- 3 mins
What is a Multi-Tiered System of Support (MTSS)?
Welcome to a super duper Moshi school where each student gets what they need. Through careful care and teaching, they can be the best they can be.
All students come to school each day and get the very best. And teachers measure what they need by what they see and what they test. When most students need some more support, the teacher gives it to the class; because data drives the instruction provided to the mass.
And even with the best instruction, some students will need more. So that’s exactly what they get because that’s what school is for. The teacher looks at each student, and supports with what they need, to help them be successful when they play, or add, or read. And with some great instruction, and modifications made, almost every student has what they need to move along their way.
But every student is different—in Moshi that’s also true — and a few students still need more to be successful too. With careful care and planning, the teacher will discover what data shows the student needs to learn amongst the others. At this time other teachers join the team, specializing in many things, so the student’s needs are met by the support these teachers bring.
With this fluid system, each child can be their best, and every student gets what they need to catch up with the rest.
What you just read is a simplified example of a Multi-Tiered System of Support (MTSS). With student data gathered through assessment and observation, the three dominant tiers of the MTSS framework—core instruction (all), targeted intervention (some), and intensive intervention (few)—are used to make decisions for supporting each student at their individual level.
Educators begin with core instruction and strong, consistent, evidence-based practices for all students. With effective core instruction and support, at least 80% of these students will be successful. Data is then used to provide targeted, evidence-based interventions in addition to the strong core instruction, resulting in about15% of students being successful. That means that only 5% of students will need intensive interventions (Brown-Chidsey & Bickford, 2016). For these students, data will once again guide decision-making, by looking at what foundational skills are lacking and strengthening those to allow for effective interventions and instruction at Tier 1 and Tier 2 levels.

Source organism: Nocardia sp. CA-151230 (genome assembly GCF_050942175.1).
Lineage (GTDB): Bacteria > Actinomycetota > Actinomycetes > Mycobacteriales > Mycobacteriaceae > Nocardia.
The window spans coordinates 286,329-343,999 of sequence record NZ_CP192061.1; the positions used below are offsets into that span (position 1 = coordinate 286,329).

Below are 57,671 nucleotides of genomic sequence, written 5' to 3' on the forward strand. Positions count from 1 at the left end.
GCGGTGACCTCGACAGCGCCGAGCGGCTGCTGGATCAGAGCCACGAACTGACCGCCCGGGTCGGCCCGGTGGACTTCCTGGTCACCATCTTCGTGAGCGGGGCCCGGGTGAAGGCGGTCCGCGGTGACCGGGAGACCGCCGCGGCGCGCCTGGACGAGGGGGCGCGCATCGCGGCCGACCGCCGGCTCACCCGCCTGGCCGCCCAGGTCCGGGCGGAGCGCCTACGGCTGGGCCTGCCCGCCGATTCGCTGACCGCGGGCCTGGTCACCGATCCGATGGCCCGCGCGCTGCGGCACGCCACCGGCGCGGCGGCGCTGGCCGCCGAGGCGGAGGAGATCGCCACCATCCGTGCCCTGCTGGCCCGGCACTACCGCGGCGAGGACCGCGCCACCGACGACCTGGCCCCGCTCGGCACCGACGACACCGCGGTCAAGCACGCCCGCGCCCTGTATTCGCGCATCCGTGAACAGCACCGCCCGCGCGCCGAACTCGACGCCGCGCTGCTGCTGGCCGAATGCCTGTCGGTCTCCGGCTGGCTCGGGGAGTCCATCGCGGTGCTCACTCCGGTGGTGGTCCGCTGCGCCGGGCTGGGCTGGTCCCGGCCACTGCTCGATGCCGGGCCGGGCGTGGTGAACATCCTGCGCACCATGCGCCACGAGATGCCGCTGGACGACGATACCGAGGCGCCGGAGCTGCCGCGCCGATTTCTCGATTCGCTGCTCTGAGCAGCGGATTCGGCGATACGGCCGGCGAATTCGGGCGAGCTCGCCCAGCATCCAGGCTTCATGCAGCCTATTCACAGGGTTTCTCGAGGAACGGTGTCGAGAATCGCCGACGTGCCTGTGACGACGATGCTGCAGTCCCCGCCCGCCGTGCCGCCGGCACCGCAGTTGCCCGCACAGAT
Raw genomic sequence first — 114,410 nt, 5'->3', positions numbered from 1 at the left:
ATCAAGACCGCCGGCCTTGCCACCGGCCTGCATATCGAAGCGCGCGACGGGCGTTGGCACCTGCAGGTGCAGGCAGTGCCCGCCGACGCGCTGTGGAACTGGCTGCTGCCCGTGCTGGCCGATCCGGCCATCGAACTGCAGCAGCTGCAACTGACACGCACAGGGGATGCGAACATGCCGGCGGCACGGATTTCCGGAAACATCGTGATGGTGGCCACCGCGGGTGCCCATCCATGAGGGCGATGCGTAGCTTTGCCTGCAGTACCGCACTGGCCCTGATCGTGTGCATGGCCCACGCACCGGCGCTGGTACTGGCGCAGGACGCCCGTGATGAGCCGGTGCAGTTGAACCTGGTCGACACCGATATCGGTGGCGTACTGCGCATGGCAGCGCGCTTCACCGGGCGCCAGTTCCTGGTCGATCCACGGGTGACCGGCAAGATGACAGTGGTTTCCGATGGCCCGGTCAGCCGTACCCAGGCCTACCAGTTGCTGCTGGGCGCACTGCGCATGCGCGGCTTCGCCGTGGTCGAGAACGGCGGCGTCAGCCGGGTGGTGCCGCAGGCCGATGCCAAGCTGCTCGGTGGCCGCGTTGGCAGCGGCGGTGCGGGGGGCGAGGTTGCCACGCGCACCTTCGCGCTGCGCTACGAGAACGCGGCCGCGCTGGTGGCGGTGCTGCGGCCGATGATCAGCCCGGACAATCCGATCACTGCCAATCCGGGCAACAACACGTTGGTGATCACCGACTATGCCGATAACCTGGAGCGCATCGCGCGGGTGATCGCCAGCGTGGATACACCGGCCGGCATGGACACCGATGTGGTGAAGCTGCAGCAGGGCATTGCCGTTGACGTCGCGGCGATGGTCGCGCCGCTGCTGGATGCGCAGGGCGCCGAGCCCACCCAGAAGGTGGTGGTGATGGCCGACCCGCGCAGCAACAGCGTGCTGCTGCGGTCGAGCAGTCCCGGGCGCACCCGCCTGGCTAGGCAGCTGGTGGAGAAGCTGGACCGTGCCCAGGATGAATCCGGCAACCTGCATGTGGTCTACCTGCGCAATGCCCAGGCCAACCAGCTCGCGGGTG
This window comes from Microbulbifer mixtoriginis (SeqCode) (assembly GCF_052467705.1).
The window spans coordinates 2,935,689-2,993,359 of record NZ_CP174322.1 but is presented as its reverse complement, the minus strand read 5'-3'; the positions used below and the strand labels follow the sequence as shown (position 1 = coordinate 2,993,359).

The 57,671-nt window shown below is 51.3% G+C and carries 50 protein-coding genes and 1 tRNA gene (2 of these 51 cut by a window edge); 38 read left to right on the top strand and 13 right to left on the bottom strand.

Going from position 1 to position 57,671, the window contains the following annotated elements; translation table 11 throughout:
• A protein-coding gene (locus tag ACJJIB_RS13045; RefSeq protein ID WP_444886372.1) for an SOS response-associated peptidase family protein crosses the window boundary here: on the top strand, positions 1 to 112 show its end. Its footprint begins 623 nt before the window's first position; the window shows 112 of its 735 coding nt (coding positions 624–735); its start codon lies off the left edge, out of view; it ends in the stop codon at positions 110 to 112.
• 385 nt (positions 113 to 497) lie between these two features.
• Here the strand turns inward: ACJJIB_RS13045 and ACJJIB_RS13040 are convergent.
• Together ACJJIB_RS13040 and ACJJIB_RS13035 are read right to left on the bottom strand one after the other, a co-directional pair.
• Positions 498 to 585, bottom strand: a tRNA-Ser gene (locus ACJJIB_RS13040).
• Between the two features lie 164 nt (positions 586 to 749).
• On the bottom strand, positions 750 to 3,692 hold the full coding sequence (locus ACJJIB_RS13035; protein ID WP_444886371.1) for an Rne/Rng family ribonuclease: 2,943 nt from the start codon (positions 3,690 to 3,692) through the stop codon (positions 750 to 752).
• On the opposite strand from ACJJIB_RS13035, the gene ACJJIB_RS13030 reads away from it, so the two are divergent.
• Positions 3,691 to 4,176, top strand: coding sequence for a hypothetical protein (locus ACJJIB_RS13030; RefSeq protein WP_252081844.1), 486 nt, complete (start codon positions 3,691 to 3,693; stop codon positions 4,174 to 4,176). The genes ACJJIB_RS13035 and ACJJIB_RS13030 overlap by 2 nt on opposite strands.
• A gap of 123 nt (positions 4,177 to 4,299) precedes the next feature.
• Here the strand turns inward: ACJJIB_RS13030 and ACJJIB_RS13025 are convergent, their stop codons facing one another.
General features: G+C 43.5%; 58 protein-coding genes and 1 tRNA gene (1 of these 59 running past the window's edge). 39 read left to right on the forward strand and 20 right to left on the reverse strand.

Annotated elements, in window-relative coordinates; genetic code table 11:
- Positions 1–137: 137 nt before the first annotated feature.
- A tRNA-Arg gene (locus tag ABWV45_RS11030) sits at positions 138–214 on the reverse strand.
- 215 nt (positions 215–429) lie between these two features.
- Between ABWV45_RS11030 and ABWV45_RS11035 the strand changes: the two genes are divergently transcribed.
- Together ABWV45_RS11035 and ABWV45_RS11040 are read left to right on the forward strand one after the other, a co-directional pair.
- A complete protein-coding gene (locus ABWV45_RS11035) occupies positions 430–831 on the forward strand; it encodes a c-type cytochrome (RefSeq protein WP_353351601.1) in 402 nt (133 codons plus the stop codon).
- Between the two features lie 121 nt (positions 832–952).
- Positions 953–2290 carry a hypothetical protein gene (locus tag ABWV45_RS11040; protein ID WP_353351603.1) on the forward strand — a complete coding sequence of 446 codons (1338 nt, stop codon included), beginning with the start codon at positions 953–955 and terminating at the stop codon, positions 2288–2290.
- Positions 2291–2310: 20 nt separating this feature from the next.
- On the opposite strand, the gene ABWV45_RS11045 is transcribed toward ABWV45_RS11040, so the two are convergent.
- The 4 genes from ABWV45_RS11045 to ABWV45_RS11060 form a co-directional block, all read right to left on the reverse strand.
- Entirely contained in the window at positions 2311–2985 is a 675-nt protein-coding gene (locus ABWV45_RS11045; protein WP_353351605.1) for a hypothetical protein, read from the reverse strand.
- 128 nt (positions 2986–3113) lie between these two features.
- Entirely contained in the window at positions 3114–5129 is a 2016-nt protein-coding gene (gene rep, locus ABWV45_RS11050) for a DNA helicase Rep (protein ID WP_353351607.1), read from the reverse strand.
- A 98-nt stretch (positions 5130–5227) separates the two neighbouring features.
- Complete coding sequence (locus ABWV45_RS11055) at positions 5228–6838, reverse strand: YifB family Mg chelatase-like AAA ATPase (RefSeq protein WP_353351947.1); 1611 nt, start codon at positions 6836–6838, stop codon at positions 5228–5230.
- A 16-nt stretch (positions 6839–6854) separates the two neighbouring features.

It is important to look at the MTSS tiered continuum as a spectrum, where the three tiers merge and are intertwined. The first reason for this is that when we assign rigid lines or labels to a specific intervention or practice, we unintentionally begin to put children in boxes. Where tiered support should look at each individual student, it may become the norm to call students “Tier 2 kids,” for example, instead of stating the support they need. The second reason is because the services really should be intertwined depending on what is needed. An example of this would be if a student were to need flexible seating in the classroom. This would be a Tier 2 support, or targeted intervention focused on what the student’s individual need is; however, it would not be a formal intervention or one that needs a lot of modifications. This support could be considered more lime green in the color spectrum—falling in between Tier 1, what all students are getting, and Tier 2, a targeted intervention.
Another important clarification to make is that of the layered continuum. When we layer clothing, we put one layer on top of another. Student support is no different. No matter what level of need a student has, they should always have access to a strong, consistent, and evidence-based core instruction. Then, if a student is showing they are needing more support, they are provided targeted intervention in addition to the strong core instruction. And if that student is showing that they are in need of a more intensive intervention, they are provided that in addition to the targeted intervention and core instruction. It is important that we layer the supports we are providing to each student, so when the data indicates that some supports are no longer needed, adjusting the supports is a smooth transition.
Six Essential Elements